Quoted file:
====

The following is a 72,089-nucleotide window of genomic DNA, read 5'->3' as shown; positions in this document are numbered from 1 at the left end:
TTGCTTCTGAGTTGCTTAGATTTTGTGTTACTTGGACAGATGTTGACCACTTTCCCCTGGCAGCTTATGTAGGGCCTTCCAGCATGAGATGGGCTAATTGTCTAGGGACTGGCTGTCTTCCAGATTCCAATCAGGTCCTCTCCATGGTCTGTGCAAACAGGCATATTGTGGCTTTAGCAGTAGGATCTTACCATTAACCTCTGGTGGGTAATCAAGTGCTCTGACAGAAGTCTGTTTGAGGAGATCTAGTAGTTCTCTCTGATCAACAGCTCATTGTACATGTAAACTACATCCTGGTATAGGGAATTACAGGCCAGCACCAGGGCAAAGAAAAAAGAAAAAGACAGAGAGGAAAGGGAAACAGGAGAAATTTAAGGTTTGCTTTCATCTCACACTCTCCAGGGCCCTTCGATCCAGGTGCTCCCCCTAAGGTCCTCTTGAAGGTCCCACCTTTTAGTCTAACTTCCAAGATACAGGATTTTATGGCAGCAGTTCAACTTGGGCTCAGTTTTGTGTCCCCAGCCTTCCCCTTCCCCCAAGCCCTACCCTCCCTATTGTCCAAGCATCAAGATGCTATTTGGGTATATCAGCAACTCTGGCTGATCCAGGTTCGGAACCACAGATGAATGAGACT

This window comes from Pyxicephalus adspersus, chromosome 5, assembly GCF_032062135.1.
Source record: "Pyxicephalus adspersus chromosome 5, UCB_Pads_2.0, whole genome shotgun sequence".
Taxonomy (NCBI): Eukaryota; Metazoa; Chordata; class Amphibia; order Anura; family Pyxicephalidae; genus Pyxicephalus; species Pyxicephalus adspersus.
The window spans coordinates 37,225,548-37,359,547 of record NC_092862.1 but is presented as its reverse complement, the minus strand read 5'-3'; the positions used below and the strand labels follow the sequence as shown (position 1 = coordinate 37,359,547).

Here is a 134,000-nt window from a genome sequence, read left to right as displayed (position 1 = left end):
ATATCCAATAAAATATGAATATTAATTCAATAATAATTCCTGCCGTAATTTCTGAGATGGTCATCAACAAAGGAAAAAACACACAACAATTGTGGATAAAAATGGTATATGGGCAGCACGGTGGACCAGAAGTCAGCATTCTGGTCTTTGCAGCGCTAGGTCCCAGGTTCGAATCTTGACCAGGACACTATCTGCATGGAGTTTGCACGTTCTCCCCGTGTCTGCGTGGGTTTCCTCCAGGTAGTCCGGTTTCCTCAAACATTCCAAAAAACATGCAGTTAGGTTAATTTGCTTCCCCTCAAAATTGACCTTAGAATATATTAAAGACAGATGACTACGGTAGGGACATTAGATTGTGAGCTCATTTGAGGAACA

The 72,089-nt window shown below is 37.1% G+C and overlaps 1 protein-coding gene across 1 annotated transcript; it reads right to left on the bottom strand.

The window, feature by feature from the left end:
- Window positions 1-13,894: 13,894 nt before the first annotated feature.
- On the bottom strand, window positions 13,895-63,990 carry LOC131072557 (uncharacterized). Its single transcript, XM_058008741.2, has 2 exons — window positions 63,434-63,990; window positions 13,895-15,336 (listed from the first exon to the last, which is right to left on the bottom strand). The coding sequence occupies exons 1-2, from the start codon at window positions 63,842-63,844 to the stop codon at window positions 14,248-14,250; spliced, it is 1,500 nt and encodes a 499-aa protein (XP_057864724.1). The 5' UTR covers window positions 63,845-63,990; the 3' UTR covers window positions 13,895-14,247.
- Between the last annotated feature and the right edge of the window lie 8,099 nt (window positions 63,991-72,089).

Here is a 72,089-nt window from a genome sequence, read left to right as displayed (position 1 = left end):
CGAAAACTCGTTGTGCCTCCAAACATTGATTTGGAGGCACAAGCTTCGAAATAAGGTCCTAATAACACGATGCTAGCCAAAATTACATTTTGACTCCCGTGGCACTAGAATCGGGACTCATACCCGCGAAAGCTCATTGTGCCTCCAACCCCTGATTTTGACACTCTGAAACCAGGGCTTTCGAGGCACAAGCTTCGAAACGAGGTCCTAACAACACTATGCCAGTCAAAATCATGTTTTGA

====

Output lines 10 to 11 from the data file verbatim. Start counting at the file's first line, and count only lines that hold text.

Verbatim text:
The window, feature by feature from the left end:
- Window positions 1-13,894: 13,894 nt before the first annotated feature.